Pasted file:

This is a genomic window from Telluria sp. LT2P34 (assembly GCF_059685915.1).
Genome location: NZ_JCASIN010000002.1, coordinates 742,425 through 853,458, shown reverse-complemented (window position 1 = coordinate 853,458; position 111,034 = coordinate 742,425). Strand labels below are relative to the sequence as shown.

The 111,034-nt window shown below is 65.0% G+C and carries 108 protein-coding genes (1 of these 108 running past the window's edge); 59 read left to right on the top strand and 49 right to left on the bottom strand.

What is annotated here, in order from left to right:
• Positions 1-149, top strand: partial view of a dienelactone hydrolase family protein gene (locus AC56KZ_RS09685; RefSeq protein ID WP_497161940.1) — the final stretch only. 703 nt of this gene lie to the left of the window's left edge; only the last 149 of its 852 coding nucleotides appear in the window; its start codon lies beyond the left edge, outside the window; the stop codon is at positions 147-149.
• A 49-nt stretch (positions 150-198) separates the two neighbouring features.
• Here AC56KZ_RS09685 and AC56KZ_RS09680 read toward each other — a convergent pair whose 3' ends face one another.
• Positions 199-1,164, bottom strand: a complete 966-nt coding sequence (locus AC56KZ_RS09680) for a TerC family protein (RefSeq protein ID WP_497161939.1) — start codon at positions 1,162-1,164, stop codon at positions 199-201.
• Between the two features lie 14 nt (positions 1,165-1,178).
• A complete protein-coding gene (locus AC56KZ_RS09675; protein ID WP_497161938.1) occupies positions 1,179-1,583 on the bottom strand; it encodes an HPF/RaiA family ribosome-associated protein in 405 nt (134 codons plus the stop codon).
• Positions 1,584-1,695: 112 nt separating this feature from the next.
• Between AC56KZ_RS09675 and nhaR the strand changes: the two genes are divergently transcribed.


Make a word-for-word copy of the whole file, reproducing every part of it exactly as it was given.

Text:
This is a genomic window from Telluria sp. LT2P34 (assembly GCF_059685915.1).
Genome location: NZ_JCASIN010000002.1, coordinates 742,425 through 853,458, shown reverse-complemented (window position 1 = coordinate 853,458; position 111,034 = coordinate 742,425). Strand labels below are relative to the sequence as shown.

The 111,034-nt window shown below is 65.0% G+C and carries 108 protein-coding genes (1 of these 108 running past the window's edge); 59 read left to right on the top strand and 49 right to left on the bottom strand.

What is annotated here, in order from left to right:
• Positions 1-149, top strand: partial view of a dienelactone hydrolase family protein gene (locus AC56KZ_RS09685; RefSeq protein ID WP_497161940.1) — the final stretch only. 703 nt of this gene lie to the left of the window's left edge; only the last 149 of its 852 coding nucleotides appear in the window; its start codon lies beyond the left edge, outside the window; the stop codon is at positions 147-149.
• A 49-nt stretch (positions 150-198) separates the two neighbouring features.
• Here AC56KZ_RS09685 and AC56KZ_RS09680 read toward each other — a convergent pair whose 3' ends face one another.
• Positions 199-1,164, bottom strand: a complete 966-nt coding sequence (locus AC56KZ_RS09680) for a TerC family protein (RefSeq protein ID WP_497161939.1) — start codon at positions 1,162-1,164, stop codon at positions 199-201.
• Between the two features lie 14 nt (positions 1,165-1,178).
• A complete protein-coding gene (locus AC56KZ_RS09675; protein ID WP_497161938.1) occupies positions 1,179-1,583 on the bottom strand; it encodes an HPF/RaiA family ribosome-associated protein in 405 nt (134 codons plus the stop codon).
• Positions 1,584-1,695: 112 nt separating this feature from the next.
• Between AC56KZ_RS09675 and nhaR the strand changes: the two genes are divergently transcribed.